State Department CIO Stuart McGuigan shared today how an IT oversight council and increased emphasis on data strategies are helping the agency improve effectiveness and efficiency of its services.

Speaking at a Jan. 28 ACT-IAC federal insights exchange session, McGuigan touted the agency’s pivot to an enterprise-wide perspective on technology investments through its IT Executive Council (ITEC). Six specialized working groups on different IT focus areas are connected to State’s enterprise decision-making body – the Executive Governance Board (EGB) – through ITEC to provide insights.

“We created an oversight mechanism. We created visibility across the department … Everything we do will now have an enterprise perspective on it,” the CIO said. “And where we choose to be decentralized and federated, it is an active operational architecture decision that we have made because we believe this is the best way to fulfill the mission effectively, as well as efficiently.”

For similar reasons, the State Department also strategically established its CDO office outside of the IT department. Instead of thinking of data from a technology standpoint first, McGuigan explained, data is used fulfill a mission objective.

“It was important to establish the Chief Data Officer outside of IT. That was to aggregate the business requirements around data to help different bureaus understand the value of their data, articulate that, and help us prioritize it,” he said. “Once you tell me what data is important, and we provide the resources, I can set that in motion in terms of creating the right sort of data and datasets and databases within our infrastructure.”

According to McGuigan, traditional systems restrict the structure and purpose of data-based applications, and fail to consider how data could be used for unrelated, broader purposes. With a CDO office independent of IT services, data investments are more likely to be a part of the business considerations at-large.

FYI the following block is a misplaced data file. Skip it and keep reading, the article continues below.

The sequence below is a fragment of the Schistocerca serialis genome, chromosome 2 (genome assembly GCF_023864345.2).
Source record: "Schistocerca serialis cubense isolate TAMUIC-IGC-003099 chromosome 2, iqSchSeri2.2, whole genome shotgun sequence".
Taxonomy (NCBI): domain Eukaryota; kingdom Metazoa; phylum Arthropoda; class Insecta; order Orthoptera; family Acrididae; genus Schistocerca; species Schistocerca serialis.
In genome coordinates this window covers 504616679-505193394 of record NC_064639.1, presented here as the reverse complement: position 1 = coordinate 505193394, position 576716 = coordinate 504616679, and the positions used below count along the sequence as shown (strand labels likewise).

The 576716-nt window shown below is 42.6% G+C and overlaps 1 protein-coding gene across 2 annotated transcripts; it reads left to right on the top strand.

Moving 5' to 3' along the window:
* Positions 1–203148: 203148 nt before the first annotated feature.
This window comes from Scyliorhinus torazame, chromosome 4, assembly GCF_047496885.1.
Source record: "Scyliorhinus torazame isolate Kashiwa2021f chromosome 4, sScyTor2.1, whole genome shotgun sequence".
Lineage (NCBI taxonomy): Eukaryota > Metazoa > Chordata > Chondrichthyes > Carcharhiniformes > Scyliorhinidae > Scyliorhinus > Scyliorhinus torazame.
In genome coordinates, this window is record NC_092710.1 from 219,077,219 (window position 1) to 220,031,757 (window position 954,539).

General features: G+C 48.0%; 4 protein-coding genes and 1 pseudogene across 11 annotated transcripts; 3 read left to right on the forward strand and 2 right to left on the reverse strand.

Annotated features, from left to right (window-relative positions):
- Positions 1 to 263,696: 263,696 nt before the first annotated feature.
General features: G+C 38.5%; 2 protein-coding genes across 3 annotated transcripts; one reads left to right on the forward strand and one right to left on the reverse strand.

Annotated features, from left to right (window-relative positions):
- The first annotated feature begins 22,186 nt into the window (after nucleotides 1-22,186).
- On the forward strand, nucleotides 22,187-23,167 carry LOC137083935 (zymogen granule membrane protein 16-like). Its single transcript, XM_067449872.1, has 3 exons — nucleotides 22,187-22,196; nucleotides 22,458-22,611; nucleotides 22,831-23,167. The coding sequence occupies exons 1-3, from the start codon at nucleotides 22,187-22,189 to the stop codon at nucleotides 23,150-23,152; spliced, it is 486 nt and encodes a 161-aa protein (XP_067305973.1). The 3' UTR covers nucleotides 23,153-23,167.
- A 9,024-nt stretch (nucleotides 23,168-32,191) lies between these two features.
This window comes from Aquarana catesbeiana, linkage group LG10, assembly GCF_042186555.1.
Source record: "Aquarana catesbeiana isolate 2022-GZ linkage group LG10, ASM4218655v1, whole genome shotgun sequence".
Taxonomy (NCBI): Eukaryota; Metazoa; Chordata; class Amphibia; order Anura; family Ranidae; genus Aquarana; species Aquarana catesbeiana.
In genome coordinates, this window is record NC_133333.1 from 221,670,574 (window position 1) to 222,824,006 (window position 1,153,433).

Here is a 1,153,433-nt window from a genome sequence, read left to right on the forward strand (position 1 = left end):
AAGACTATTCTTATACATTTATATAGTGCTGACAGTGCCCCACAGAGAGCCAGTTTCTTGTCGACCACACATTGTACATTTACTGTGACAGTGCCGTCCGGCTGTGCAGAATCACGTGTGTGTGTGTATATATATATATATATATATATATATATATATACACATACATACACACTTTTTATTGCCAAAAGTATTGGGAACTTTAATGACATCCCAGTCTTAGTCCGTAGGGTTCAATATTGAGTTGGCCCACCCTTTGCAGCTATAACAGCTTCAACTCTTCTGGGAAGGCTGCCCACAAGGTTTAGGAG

McGuigan added that the President’s Management Agenda and congressional initiatives centered around data strategy give agencies the ability to focus on critical areas that advance their missions.

“It’s enormously useful and ties right into our approach to having mission-driven and data-driven strategies for what we invest in technology, where we invest, and when we invest across the department,” he said.

McGuigan also said the State Department’s relatively quiet transition to the cloud helped the agency realize the advantages of a more reliable data center infrastructure.

“Between cloud, the ability to scale up/scale down, and agile, the sweet spot of technology is moving to the sweet spot of State. I see a great cultural fit with the ability to deploy technology,” the CIO said.

Despite the IT transformation progress that McGuigan discussed, State is still receiving poor reviews on its IT department from the Inspector General and Federal Information Technology Acquisition Reform Act (FITARA) scorecard alike. On that front, the CIO told MeriTalk that he is looking for ways to make sure these metrics accurately reflect the department’s progress.

“One of the things that I better understand now is just because we’re making progress in cybersecurity maturity and IT maturity, if we don’t pay attention it doesn’t really show up as we’d like in the metrics,” he said. “We’re actually doing pretty well and we don’t think that the scorecard fully reflects our progress, but that’s our fault. Maybe we need to we need to pay more attention.”

McGuigan predicted that future reports will “show significant progress” as projects that are underway come to fruition in the next reporting period.

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Katie Malone
Katie Malone
Katie Malone is a MeriTalk Staff Reporter covering the intersection of government and technology.